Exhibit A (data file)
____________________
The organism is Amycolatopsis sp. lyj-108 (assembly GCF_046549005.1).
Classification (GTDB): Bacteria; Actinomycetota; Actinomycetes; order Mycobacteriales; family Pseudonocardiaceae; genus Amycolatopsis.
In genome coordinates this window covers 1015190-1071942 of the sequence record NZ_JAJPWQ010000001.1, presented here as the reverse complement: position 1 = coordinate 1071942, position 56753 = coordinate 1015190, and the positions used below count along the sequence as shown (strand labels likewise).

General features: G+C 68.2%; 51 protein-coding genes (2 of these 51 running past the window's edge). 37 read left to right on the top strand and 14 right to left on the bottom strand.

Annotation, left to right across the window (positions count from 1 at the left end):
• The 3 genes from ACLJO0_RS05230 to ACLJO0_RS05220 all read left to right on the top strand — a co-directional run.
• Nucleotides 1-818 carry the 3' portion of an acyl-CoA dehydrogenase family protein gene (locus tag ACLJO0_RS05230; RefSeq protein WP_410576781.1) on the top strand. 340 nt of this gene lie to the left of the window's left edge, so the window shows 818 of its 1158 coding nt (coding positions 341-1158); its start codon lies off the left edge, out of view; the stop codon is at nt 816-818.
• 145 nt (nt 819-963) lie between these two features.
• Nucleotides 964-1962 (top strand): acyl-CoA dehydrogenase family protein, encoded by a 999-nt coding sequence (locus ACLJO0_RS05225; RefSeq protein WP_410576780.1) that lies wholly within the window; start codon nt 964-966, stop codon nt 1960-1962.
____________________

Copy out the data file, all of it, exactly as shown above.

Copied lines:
The organism is Amycolatopsis sp. lyj-108 (assembly GCF_046549005.1).
Classification (GTDB): Bacteria; Actinomycetota; Actinomycetes; order Mycobacteriales; family Pseudonocardiaceae; genus Amycolatopsis.
In genome coordinates this window covers 1015190-1071942 of the sequence record NZ_JAJPWQ010000001.1, presented here as the reverse complement: position 1 = coordinate 1071942, position 56753 = coordinate 1015190, and the positions used below count along the sequence as shown (strand labels likewise).

General features: G+C 68.2%; 51 protein-coding genes (2 of these 51 running past the window's edge). 37 read left to right on the top strand and 14 right to left on the bottom strand.

Annotation, left to right across the window (positions count from 1 at the left end):
• The 3 genes from ACLJO0_RS05230 to ACLJO0_RS05220 all read left to right on the top strand — a co-directional run.
• Nucleotides 1-818 carry the 3' portion of an acyl-CoA dehydrogenase family protein gene (locus tag ACLJO0_RS05230; RefSeq protein WP_410576781.1) on the top strand. 340 nt of this gene lie to the left of the window's left edge, so the window shows 818 of its 1158 coding nt (coding positions 341-1158); its start codon lies off the left edge, out of view; the stop codon is at nt 816-818.
• 145 nt (nt 819-963) lie between these two features.
• Nucleotides 964-1962 (top strand): acyl-CoA dehydrogenase family protein, encoded by a 999-nt coding sequence (locus ACLJO0_RS05225; RefSeq protein WP_410576780.1) that lies wholly within the window; start codon nt 964-966, stop codon nt 1960-1962.